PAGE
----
Be critical all you want - matters not; but until the citizenry of the US decide what is best for us, have a clear understand of what it is and what it does in clear and open terms (which no one does), and the majority of our elected spokespersons agree to it, discussion is moot.  Which has been my (and most conservatives regardless of party) position all along - instead of "you have to pass it to find out what's in it," lets look at it with our sleeves rolled up and see exactly what it is, what it isn't, and go from there.

It is pretty hard to see this point of view when on the attack all time, wouldn't you agree?


There is no "European System", different countries use different systems.

What there is, is a "Most of the rest of the world Attitude", which is that universal healthcare is a fundamental responsibility of civilized society.

So the various systems are built on that basis.

None of them is perfect, but ironically all of them are cheaper than yours.

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Wireline

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Re: State of US healthcare - what we can do to not go bankrupt when we're sick
« Reply #144 on: January 26, 2011, 09:05:04 am »

It isn't good...and that's why we need some serious attention to the system.

But, we are working on it. Once we get it figured out, its gonna be good, but its gonna require some give from everyone.

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Ken Morgan
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YZ

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Re: State of US healthcare - what we can do to not go bankrupt when we're sick
« Reply #145 on: January 26, 2011, 09:29:25 am »

three thumbs up to that!  - yes, my last hand surgery didn't go as planned  Smile
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YZ

jonathan jetter

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Re: State of US healthcare - what we can do to not go bankrupt when we're sick
« Reply #146 on: January 26, 2011, 10:30:24 am »

Wireline wrote on Wed, 26 January 2011 09:05

It isn't good...and that's why we need some serious attention to the system.

But, we are working on it. Once we get it figured out, its gonna be good, but its gonna require some give from everyone.




i really don't think it's going to be good.  the people who run the insurance companies, and the people who run the finance companies, and the defense contracting companies, and the oil companies, and a few other industries, all have a vested interest in it never being good.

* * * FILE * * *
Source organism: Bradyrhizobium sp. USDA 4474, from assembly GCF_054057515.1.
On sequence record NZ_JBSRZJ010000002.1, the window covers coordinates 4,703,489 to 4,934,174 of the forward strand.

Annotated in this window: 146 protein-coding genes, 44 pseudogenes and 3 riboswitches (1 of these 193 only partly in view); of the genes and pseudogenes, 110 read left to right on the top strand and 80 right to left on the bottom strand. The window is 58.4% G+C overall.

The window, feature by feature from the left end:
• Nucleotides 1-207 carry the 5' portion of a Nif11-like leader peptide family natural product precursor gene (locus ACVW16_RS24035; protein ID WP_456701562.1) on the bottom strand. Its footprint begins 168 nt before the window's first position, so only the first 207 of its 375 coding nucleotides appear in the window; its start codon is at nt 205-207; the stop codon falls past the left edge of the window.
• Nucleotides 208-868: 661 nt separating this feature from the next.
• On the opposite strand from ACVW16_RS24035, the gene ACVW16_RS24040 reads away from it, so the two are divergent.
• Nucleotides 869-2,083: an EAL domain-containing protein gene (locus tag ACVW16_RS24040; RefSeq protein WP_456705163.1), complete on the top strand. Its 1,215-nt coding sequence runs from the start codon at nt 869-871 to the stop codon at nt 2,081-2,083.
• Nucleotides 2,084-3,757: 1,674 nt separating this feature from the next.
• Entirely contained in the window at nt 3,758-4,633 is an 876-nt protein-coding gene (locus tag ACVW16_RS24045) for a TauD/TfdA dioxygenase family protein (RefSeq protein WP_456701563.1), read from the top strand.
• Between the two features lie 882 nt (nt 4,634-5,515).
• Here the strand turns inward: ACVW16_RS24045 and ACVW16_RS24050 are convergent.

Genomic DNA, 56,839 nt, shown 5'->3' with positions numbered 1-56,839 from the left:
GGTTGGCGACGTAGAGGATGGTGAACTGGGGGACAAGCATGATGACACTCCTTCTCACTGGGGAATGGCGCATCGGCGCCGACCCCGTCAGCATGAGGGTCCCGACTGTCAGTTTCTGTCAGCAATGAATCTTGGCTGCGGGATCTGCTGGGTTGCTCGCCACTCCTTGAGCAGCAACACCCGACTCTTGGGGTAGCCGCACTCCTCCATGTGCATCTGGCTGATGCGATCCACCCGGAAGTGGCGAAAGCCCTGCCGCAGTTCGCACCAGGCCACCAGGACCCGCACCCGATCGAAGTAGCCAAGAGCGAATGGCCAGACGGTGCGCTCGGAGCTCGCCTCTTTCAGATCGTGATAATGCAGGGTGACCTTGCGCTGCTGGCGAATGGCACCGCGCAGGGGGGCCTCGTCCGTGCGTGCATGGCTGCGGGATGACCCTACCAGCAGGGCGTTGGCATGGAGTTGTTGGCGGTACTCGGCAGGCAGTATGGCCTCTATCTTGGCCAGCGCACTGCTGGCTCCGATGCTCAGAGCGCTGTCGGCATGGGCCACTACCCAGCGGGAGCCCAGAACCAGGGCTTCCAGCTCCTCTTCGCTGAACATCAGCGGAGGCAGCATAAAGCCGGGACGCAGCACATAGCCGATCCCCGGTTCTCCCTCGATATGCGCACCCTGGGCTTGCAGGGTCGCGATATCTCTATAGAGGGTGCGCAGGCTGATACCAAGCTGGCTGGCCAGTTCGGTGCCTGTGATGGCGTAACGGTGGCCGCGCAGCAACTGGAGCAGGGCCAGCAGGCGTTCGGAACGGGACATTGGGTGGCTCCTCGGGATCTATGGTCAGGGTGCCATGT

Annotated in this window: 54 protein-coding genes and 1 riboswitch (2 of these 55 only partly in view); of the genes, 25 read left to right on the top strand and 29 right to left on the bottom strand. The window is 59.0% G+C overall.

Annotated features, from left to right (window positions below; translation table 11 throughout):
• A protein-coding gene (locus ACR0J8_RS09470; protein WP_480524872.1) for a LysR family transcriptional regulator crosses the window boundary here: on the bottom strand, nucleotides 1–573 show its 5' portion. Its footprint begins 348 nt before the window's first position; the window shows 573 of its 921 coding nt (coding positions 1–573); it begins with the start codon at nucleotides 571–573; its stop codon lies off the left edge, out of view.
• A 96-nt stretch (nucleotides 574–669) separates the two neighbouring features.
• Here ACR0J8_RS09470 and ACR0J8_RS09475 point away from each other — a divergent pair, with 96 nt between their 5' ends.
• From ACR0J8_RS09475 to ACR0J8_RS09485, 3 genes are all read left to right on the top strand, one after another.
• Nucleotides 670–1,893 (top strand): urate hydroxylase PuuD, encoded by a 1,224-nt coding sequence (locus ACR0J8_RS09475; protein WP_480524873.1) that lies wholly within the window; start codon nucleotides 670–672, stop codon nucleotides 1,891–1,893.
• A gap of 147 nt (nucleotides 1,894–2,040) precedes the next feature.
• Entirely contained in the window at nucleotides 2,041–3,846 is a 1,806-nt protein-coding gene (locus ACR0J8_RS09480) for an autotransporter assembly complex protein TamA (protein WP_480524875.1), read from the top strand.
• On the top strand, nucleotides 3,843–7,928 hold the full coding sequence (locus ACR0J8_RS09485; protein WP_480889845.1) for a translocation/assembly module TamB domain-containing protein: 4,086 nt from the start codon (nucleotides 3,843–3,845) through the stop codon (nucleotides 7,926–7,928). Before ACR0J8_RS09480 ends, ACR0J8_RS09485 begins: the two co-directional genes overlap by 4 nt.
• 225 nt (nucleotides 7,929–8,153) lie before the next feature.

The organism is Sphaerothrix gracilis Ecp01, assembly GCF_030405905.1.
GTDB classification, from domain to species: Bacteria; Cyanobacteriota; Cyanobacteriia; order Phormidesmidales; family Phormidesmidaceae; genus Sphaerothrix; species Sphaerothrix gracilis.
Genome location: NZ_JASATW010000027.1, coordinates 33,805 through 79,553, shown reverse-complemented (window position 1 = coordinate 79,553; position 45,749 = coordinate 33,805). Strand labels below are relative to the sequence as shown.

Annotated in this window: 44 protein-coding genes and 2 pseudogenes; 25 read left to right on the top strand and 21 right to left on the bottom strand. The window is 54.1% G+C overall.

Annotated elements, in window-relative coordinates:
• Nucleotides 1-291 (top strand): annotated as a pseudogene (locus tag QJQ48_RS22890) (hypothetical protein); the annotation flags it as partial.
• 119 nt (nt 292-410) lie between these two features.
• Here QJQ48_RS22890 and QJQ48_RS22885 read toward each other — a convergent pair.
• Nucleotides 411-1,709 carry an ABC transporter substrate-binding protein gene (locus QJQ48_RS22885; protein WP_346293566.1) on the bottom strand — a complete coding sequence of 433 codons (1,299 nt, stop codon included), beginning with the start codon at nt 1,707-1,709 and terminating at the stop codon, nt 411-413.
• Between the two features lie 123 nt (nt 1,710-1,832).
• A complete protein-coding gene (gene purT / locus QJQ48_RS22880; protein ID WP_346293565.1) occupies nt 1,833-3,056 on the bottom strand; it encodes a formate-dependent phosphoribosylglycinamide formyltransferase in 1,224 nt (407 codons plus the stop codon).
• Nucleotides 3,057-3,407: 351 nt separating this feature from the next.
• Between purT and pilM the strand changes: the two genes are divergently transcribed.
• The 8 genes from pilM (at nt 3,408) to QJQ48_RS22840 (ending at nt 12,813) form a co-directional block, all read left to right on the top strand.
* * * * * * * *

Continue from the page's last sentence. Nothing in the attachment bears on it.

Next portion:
http://www.thedenverchannel.com/news/26614998/detail.html

(i don't know how to stick a title in the URL, but the article is about an insurance company dropping a vietnam vet for being 2 cents short on his payment)
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YZ

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Re: State of US healthcare - what we can do to not go bankrupt when we're sick
« Reply #147 on: January 26, 2011, 10:42:26 am »

Note about private health insurance here:

The insurance company has to send you a '35-day late notice' if you're late on a payment, and service is interrupted if you get more than 60 days late.

BUT service re-starts the moment you get up to date on your payments.

It's the law here.
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YZ

mgod

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Re: State of US healthcare - what we can do to not go bankrupt when we're sick
« Reply #148 on: January 26, 2011, 11:43:48 am »

Wireline wrote on Wed, 26 January 2011 05:32

One of the reasons I am as resistant to the European model is the same I am resistant to the model enacted by the current President - you are essentially jamming it down my throat, insisting I am a dumbass if I don't go along with your way of thinking.

Ken, is this not true of ALL federal programs?

For instance, I deeply object to our military system and its devastating effect on our finances, our education system and our populace. I'm 100% with Ike on this.

Can I opt out?
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mgod

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Re: State of US healthcare - what we can do to not go bankrupt when we're sick
« Reply #149 on: January 26, 2011, 11:46:00 am »

Jon Hodgson wrote on Wed, 26 January 2011 05:59

There is no "European System", different countries use different systems.

What there is, is a "Most of the rest of the world Attitude", which is that universal healthcare is a fundamental responsibility of civilized society.

So the various systems are built on that basis.

None of them is perfect, but ironically all of them are cheaper than yours.

Not so ironic. Because of the way our country "works", pretty much everything except gasoline and high-fructose corn syrup is more expensive here.